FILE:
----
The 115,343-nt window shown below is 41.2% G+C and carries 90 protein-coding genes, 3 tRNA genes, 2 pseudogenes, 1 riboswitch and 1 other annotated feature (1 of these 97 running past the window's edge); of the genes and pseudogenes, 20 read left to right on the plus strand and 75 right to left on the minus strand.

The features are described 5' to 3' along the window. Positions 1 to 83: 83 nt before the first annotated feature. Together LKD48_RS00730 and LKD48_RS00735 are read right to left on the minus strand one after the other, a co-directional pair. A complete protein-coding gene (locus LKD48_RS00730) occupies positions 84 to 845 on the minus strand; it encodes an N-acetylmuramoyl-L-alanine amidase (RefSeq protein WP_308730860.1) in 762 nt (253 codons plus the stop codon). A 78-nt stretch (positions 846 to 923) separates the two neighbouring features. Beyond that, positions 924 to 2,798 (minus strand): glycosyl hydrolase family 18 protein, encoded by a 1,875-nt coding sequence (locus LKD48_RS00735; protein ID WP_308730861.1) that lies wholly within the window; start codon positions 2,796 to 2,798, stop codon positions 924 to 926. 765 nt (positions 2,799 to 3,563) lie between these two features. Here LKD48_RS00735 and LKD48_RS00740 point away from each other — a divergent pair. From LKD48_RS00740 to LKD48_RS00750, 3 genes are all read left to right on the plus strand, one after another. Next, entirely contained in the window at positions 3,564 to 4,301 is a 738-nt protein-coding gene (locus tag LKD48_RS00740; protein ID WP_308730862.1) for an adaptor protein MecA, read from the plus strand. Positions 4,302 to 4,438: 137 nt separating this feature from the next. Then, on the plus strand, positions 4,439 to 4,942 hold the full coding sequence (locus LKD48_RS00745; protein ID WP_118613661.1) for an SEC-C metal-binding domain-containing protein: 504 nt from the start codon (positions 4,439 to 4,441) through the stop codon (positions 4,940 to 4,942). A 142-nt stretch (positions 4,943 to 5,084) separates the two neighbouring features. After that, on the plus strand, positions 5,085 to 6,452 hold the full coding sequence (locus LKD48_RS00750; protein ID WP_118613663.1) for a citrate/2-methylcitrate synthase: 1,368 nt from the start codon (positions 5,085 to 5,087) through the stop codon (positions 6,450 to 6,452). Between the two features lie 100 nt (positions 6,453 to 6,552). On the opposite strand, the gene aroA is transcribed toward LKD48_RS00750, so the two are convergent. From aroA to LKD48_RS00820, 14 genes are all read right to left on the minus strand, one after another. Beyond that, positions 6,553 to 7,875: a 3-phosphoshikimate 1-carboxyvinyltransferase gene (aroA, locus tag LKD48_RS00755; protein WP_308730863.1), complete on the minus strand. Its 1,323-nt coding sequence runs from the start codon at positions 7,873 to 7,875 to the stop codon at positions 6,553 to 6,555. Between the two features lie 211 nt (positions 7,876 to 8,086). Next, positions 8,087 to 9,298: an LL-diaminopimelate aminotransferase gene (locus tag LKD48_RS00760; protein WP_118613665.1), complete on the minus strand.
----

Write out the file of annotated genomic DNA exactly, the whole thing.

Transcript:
The 115,343-nt window shown below is 41.2% G+C and carries 90 protein-coding genes, 3 tRNA genes, 2 pseudogenes, 1 riboswitch and 1 other annotated feature (1 of these 97 running past the window's edge); of the genes and pseudogenes, 20 read left to right on the plus strand and 75 right to left on the minus strand.

The features are described 5' to 3' along the window. Positions 1 to 83: 83 nt before the first annotated feature. Together LKD48_RS00730 and LKD48_RS00735 are read right to left on the minus strand one after the other, a co-directional pair. A complete protein-coding gene (locus LKD48_RS00730) occupies positions 84 to 845 on the minus strand; it encodes an N-acetylmuramoyl-L-alanine amidase (RefSeq protein WP_308730860.1) in 762 nt (253 codons plus the stop codon). A 78-nt stretch (positions 846 to 923) separates the two neighbouring features. Beyond that, positions 924 to 2,798 (minus strand): glycosyl hydrolase family 18 protein, encoded by a 1,875-nt coding sequence (locus LKD48_RS00735; protein ID WP_308730861.1) that lies wholly within the window; start codon positions 2,796 to 2,798, stop codon positions 924 to 926. 765 nt (positions 2,799 to 3,563) lie between these two features. Here LKD48_RS00735 and LKD48_RS00740 point away from each other — a divergent pair. From LKD48_RS00740 to LKD48_RS00750, 3 genes are all read left to right on the plus strand, one after another. Next, entirely contained in the window at positions 3,564 to 4,301 is a 738-nt protein-coding gene (locus tag LKD48_RS00740; protein ID WP_308730862.1) for an adaptor protein MecA, read from the plus strand. Positions 4,302 to 4,438: 137 nt separating this feature from the next. Then, on the plus strand, positions 4,439 to 4,942 hold the full coding sequence (locus LKD48_RS00745; protein ID WP_118613661.1) for an SEC-C metal-binding domain-containing protein: 504 nt from the start codon (positions 4,439 to 4,441) through the stop codon (positions 4,940 to 4,942). A 142-nt stretch (positions 4,943 to 5,084) separates the two neighbouring features. After that, on the plus strand, positions 5,085 to 6,452 hold the full coding sequence (locus LKD48_RS00750; protein ID WP_118613663.1) for a citrate/2-methylcitrate synthase: 1,368 nt from the start codon (positions 5,085 to 5,087) through the stop codon (positions 6,450 to 6,452). Between the two features lie 100 nt (positions 6,453 to 6,552). On the opposite strand, the gene aroA is transcribed toward LKD48_RS00750, so the two are convergent. From aroA to LKD48_RS00820, 14 genes are all read right to left on the minus strand, one after another. Beyond that, positions 6,553 to 7,875: a 3-phosphoshikimate 1-carboxyvinyltransferase gene (aroA, locus tag LKD48_RS00755; protein WP_308730863.1), complete on the minus strand. Its 1,323-nt coding sequence runs from the start codon at positions 7,873 to 7,875 to the stop codon at positions 6,553 to 6,555. Between the two features lie 211 nt (positions 7,876 to 8,086). Next, positions 8,087 to 9,298: an LL-diaminopimelate aminotransferase gene (locus tag LKD48_RS00760; protein WP_118613665.1), complete on the minus strand.